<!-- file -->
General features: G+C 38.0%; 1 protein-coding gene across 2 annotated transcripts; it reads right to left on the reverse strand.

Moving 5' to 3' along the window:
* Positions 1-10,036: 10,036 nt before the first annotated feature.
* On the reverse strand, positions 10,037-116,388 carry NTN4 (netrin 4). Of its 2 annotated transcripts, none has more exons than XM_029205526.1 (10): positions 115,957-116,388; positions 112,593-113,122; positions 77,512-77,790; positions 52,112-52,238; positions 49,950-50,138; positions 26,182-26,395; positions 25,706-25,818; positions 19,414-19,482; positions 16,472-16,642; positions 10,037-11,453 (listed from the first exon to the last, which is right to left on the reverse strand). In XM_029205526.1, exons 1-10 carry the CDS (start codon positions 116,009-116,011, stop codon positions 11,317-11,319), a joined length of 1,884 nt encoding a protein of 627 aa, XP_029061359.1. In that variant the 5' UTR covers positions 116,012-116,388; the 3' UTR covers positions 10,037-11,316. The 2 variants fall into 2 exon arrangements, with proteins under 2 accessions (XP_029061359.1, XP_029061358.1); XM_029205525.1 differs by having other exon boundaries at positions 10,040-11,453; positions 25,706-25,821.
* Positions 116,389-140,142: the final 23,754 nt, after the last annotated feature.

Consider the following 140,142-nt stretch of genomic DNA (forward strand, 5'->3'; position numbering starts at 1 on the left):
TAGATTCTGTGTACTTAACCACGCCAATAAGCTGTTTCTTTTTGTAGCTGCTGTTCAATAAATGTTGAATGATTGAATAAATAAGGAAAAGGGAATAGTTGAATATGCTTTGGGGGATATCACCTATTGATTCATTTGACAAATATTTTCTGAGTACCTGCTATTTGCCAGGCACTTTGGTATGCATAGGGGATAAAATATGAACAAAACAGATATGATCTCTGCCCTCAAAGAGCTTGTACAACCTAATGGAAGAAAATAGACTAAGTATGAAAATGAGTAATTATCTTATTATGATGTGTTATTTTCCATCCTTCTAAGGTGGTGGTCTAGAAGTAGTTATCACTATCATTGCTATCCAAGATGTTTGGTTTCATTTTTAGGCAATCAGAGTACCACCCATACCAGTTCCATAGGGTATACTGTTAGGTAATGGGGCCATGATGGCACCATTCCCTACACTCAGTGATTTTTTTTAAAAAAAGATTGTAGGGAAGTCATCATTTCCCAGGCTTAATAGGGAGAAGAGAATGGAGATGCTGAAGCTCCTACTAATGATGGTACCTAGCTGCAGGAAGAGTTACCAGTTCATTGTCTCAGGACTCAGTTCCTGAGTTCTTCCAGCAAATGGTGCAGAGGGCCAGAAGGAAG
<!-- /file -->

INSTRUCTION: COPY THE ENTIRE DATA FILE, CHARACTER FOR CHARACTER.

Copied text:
General features: G+C 38.0%; 1 protein-coding gene across 2 annotated transcripts; it reads right to left on the reverse strand.

Moving 5' to 3' along the window:
* Positions 1-10,036: 10,036 nt before the first annotated feature.
* On the reverse strand, positions 10,037-116,388 carry NTN4 (netrin 4). Of its 2 annotated transcripts, none has more exons than XM_029205526.1 (10): positions 115,957-116,388; positions 112,593-113,122; positions 77,512-77,790; positions 52,112-52,238; positions 49,950-50,138; positions 26,182-26,395; positions 25,706-25,818; positions 19,414-19,482; positions 16,472-16,642; positions 10,037-11,453 (listed from the first exon to the last, which is right to left on the reverse strand). In XM_029205526.1, exons 1-10 carry the CDS (start codon positions 116,009-116,011, stop codon positions 11,317-11,319), a joined length of 1,884 nt encoding a protein of 627 aa, XP_029061359.1. In that variant the 5' UTR covers positions 116,012-116,388; the 3' UTR covers positions 10,037-11,316. The 2 variants fall into 2 exon arrangements, with proteins under 2 accessions (XP_029061359.1, XP_029061358.1); XM_029205525.1 differs by having other exon boundaries at positions 10,040-11,453; positions 25,706-25,821.
* Positions 116,389-140,142: the final 23,754 nt, after the last annotated feature.

Consider the following 140,142-nt stretch of genomic DNA (forward strand, 5'->3'; position numbering starts at 1 on the left):
TAGATTCTGTGTACTTAACCACGCCAATAAGCTGTTTCTTTTTGTAGCTGCTGTTCAATAAATGTTGAATGATTGAATAAATAAGGAAAAGGGAATAGTTGAATATGCTTTGGGGGATATCACCTATTGATTCATTTGACAAATATTTTCTGAGTACCTGCTATTTGCCAGGCACTTTGGTATGCATAGGGGATAAAATATGAACAAAACAGATATGATCTCTGCCCTCAAAGAGCTTGTACAACCTAATGGAAGAAAATAGACTAAGTATGAAAATGAGTAATTATCTTATTATGATGTGTTATTTTCCATCCTTCTAAGGTGGTGGTCTAGAAGTAGTTATCACTATCATTGCTATCCAAGATGTTTGGTTTCATTTTTAGGCAATCAGAGTACCACCCATACCAGTTCCATAGGGTATACTGTTAGGTAATGGGGCCATGATGGCACCATTCCCTACACTCAGTGATTTTTTTTAAAAAAAGATTGTAGGGAAGTCATCATTTCCCAGGCTTAATAGGGAGAAGAGAATGGAGATGCTGAAGCTCCTACTAATGATGGTACCTAGCTGCAGGAAGAGTTACCAGTTCATTGTCTCAGGACTCAGTTCCTGAGTTCTTCCAGCAAATGGTGCAGAGGGCCAGAAGGAAG